Here are the steps SPS is taking so your student is safe during online classes
SPOKANE, Wash. — Navigating virtual learning is tough and now, school districts across the country are dealing with an even bigger issue: hackers.
A quick Google search will show that “Zoom-bombers” are hijacking online classes in several states and showing inappropriate images.
It’s even happened locally; the Pullman School District is investigating after someone hacked into a middle school band class and showed pictures of bestiality.
So, what can be done to protect children and teachers conducting courses in an online setting?
Administrators with Spokane Public Schools said they have taken several precautions as they prepare to begin virtual learning later this month.
Scott Kerwen, Director of Technology and Information with SPS, said it is important to pick a safe program to hold online courses.
Zoom has come under scrutiny for a variety of security and privacy problems. That is why SPS chose to use Microsoft Teams as a video platform for online classes.
Kerwen said Teams has better security protocols and offers links that are unique to each teacher. These links change by date and time; for example, a meeting link for this Friday at 9 a.m. will be different than the link for next Friday at 9 a.m. Zoom offers one link that can be used for multiple meetings.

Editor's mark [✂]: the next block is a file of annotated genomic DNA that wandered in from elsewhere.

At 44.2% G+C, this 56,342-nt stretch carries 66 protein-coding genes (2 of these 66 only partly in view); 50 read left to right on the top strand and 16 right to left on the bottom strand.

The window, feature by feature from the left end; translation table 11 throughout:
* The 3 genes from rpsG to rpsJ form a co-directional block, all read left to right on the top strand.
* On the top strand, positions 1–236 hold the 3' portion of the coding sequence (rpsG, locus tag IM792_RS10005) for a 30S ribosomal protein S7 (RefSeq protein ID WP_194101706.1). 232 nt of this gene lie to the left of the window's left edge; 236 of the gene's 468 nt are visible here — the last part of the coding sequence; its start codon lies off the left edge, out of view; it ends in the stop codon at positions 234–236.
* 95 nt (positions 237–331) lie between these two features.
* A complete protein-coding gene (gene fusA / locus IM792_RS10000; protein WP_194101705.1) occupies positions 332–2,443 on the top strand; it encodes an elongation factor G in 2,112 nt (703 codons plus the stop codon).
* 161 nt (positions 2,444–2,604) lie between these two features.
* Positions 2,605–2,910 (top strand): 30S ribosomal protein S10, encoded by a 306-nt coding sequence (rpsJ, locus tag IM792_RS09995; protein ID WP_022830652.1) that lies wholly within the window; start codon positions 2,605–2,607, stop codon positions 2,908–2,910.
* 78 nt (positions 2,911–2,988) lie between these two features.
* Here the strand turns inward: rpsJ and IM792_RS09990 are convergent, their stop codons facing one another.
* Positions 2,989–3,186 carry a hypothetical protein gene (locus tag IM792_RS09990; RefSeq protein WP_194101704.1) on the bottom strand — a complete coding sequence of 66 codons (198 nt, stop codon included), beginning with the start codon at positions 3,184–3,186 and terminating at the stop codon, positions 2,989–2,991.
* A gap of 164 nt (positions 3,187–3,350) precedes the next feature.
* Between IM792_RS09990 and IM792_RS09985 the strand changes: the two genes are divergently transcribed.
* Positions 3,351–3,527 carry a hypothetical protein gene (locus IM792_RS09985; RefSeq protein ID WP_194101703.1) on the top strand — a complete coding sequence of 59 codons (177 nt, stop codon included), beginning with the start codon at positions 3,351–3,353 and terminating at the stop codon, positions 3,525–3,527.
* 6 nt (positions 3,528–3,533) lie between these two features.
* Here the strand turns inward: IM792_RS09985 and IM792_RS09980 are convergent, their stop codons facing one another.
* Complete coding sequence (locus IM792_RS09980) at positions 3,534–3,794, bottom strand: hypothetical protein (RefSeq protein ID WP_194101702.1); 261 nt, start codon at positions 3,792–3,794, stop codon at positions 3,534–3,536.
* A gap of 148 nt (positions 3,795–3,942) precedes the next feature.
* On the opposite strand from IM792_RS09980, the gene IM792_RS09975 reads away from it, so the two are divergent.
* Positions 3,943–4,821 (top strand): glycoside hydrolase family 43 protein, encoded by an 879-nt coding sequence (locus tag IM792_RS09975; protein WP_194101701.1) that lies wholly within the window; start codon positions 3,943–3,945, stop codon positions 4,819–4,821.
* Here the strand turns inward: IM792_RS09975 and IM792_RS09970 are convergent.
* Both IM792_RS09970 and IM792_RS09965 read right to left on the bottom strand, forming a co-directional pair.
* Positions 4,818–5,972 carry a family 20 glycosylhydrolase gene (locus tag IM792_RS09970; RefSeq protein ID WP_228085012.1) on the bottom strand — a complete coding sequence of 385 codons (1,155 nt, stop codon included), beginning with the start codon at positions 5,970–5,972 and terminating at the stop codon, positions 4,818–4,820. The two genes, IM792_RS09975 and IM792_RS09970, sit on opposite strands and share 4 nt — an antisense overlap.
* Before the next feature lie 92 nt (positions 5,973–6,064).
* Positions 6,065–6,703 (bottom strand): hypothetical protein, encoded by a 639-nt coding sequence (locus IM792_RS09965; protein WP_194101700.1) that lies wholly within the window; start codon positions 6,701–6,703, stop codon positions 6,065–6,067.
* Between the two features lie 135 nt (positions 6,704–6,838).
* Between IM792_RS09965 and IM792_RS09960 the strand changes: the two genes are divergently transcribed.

Kerwen said the protocol through Teams also eliminates nearly 100 percent of strange activity or people trying to enter random classes.
The district has outlined certain protocols for teachers, as well. They will not be allowed to post a meeting link publicly and there is no link sharing involved on Teams.
Teachers will also set up lobbies – like a waiting room in Zoom – and have students enter that before they are allowed into the online class one-by-one. That way, if a stranger tries to enter, a teacher will be able to deny their access.
More information about SPS’s reopening plan and virtual curriculum can be found here.